Transcript for Trump faces backlash over Congress's border compromise
We move to Washington where president trump has said he's not happy with the deal reached by Democrats and Republicans on capitol hill to avoid another government shutdown. The question, will he sign it anyway? Jon Karl has all the latest. Good morning, Jon. Reporter: Good morning, George. The president is not happy and it's not hard to see why after forcing the longest government shutdown in history, congressional leaders have come up with a deal that actually gets him less money for the border wall. With the clock ticking on another shutdown, president trump is saying he's not satisfied with the deal struck by congressional LE I'm not happy about it. It's not doing the trick. Reporter: But this time the president is not threatening a shutdown. Instead, he is suggesting he does not need congress to fully fund his border wall. We certainly don't want to see a shutdown, but you'll be hearing fairly soon. The bottom line is on the wall, we're building the wall and we're using other methods other than this. Reporter: The new deal includes just under $1.4 billion to build a barrier on the southern border. That's less than the $1.6 billion the president rejected in December and a far cry from the 5.7 billion he originally demanded. Some of the president's staunchest supporters are outraged. Any Republican that supports this garbage compromise, you will have to explain. Reporter: Immigration hard-liner Ann Coulter blasted the president on Twitter saying, quote, it's increasingly clear he's afraid to fight for it but not everybody is denouncing the deal. You never get everything you want all at once in Washington. Reporter: After standing by the president during the last shutdown, Republican leaders in congress are now urging him to sign on. I hope he'll decide to sign it. I think he's got a pretty good deal here. Reporter: Senior white house officials say the president can act on his own to get additional money for the wall and that he can do so possibly even without declaring a national emergency. One top official who I spoke to overnight said that the white house believes they can get an additional $3 billion shifted from other projects and other programs, George, but if he tries to do that you can be sure it will face a legal challenge. And could be politically dicey if it comes from disaster funding. Reporter: Absolutely. Thanks very much.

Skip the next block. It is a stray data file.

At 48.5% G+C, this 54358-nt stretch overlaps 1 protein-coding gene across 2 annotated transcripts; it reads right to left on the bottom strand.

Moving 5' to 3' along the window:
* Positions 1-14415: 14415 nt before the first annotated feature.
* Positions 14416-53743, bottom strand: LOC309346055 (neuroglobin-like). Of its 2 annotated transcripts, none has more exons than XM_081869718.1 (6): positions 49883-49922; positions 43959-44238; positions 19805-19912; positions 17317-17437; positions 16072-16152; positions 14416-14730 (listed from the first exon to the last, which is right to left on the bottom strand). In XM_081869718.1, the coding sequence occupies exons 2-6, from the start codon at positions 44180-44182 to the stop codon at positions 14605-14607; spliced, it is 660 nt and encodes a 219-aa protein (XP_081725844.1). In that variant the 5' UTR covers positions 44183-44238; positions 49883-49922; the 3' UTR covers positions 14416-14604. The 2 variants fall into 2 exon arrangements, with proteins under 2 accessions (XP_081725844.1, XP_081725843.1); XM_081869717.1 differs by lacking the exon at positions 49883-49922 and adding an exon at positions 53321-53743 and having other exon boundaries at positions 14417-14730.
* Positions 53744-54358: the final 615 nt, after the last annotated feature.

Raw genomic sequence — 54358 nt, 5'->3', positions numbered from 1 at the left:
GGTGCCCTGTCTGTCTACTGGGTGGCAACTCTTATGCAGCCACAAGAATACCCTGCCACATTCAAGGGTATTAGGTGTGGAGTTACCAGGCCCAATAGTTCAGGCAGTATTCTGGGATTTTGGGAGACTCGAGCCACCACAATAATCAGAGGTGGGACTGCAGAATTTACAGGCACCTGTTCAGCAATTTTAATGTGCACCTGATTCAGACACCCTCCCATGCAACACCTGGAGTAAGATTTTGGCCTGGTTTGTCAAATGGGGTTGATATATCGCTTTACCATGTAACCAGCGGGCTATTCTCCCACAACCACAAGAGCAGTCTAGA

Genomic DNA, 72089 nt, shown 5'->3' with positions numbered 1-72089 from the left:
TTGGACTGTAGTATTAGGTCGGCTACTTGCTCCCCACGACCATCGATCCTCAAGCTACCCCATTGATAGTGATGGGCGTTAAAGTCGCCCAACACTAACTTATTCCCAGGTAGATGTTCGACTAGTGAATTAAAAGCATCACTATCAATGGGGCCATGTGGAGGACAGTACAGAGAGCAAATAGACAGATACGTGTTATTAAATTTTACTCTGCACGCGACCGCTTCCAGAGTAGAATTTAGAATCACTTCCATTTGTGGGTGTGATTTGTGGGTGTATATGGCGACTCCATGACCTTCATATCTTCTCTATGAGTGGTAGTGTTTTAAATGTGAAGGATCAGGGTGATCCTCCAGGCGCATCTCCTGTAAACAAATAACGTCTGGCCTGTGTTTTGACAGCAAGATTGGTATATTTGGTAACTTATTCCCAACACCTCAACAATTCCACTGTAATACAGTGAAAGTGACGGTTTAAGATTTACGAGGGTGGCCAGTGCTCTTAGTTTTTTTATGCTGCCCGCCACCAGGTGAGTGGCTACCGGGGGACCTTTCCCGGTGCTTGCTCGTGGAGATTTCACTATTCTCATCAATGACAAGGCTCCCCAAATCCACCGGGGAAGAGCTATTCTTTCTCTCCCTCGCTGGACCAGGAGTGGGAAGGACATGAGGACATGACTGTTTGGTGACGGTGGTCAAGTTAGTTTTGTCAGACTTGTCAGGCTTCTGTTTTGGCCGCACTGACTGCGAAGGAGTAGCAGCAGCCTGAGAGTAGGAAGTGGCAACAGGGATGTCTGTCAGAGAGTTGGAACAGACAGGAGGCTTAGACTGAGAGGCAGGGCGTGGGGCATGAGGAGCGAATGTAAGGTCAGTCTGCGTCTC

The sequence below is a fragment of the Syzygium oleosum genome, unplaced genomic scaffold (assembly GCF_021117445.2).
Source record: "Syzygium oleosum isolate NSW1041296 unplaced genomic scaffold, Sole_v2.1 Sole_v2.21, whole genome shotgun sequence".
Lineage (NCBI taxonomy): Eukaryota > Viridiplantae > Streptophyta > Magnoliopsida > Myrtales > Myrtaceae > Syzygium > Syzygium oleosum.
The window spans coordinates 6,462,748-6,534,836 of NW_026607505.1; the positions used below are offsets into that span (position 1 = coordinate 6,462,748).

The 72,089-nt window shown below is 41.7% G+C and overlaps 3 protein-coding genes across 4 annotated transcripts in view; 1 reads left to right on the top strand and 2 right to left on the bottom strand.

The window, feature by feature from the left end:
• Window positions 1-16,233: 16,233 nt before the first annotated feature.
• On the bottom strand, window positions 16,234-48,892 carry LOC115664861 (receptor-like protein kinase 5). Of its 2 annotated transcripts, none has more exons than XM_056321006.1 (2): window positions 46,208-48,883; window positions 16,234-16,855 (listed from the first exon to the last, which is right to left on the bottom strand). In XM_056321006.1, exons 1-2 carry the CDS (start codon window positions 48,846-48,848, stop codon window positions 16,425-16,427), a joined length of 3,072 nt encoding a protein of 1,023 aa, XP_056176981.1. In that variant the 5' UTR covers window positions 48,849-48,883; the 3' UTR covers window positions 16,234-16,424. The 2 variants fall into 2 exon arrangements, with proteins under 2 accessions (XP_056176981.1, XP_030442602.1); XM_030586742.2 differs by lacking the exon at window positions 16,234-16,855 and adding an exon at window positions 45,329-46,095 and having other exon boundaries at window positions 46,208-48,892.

This transcript has been automatically generated and may not be 100% accurate.